As you know if you spend any time hanging out around here, we are huge proponents of journaling as a means of identifying and exploring grief emotions. But let’s face it, sometimes you don’t feel like writing. Sometimes you have a child who doesn’t want to talk or write about their emotions. Lucky for you, today I am going to share a REALLY simple journal/art activity that is a great intro to art journaling for both kids and adults.
No idea what an art journal is? It is exactly what it sounds like — a journal that uses drawing, collaging, photographs, painting (with some words thrown in there sometimes) to express emotions. These are great for kids and adults alike, especially those who aren’t so keen on writing. Even if you don’t want to commit to starting a whole art journal, art journal prompts can be therapeutic activities on their own. If you are looking for a some art journaling inspiration check out this great site.
Disclaimer: art journaling can feel intimidating at first, because usually the people posting these prompts are really creative and artsy and their journals look amazing and beautiful. For years I looked at other people’s art journals, art journaling books, and art journal prompts and never tried my own because I knew mine would come out looking like something a second-grader made in art class then dropped in a puddle on the way home from school. In case you are feeling that way too I am going to drop some wisdom: get over it! Helpful, I know. But here is the deal — art journaling is about the process. The outcome doesn’t have to look perfect or beautiful. This isn’t competitive. It isn’t something to hang in a gallery. It is something you can do for yourself (and potentially with your kids) to explore emotions, open up a dialogue, see your own evolution in a visual way, and feel good about creating something — even if it looks like something fished out of a puddle, like mine typically do. You have nothing to lose!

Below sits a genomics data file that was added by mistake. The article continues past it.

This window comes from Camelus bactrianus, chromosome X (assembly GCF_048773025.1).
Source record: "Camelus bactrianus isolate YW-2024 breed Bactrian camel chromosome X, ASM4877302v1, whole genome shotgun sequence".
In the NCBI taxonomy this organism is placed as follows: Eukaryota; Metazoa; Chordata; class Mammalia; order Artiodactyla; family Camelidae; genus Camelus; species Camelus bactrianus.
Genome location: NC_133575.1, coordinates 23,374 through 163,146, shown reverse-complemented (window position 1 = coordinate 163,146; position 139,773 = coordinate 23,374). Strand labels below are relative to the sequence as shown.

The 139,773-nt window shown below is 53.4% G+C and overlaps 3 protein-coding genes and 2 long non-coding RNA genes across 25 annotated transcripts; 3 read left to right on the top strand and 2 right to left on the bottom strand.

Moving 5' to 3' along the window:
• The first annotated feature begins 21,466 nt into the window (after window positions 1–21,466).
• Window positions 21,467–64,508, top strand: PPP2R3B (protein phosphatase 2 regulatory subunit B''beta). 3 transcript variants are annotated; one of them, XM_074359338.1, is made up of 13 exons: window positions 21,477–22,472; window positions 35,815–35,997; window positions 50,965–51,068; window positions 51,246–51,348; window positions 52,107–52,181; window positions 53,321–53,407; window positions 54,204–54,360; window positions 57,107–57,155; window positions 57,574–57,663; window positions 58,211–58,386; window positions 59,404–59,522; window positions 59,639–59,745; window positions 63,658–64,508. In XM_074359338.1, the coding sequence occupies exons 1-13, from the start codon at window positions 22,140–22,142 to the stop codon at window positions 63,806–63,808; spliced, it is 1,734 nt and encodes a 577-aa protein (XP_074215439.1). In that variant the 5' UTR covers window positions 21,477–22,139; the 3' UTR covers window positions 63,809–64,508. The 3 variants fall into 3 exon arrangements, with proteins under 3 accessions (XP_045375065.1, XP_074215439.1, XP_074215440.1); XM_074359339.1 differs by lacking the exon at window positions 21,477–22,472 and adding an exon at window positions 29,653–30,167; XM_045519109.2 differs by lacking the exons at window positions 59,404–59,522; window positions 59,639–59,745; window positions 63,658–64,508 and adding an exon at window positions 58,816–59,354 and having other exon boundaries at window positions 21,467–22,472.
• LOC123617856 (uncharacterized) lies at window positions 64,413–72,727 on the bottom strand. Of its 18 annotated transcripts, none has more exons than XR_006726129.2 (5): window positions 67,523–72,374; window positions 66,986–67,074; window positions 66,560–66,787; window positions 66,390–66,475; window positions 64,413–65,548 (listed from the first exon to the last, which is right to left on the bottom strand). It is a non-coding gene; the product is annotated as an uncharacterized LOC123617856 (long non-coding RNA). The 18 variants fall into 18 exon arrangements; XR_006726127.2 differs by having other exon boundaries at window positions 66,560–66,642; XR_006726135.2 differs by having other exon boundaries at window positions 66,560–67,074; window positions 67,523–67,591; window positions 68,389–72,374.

We are going to start with a prompt here that requires zero skill, but that can really increase your insight (or a child’s insight) into the complexity and progression of grief emotions.
An Art Journal Activity for Grievers: The Evolving Emotions of Grief
Grief is the normal and natural reaction to loss. Makes it sound so simple, right? The reality is that grief is not a single emotion, but a reaction to loss that is comprised of dozens of different emotions that arise in the months and years after a death. These emotions will come and go, change by the day (heck, by the hour), and can be confusing and overwhelming. They can feel all-consuming, erratic, and confusing. When you are in the depths of these emotions you can feel stuck there; feeling like they will never end and your will never move forward. For kids this can be confusing because grief isn’t just one feeling, it is many feelings, it can be hard to express the combination of emotions (especially when some of those emotions feel like they are in conflict with each other).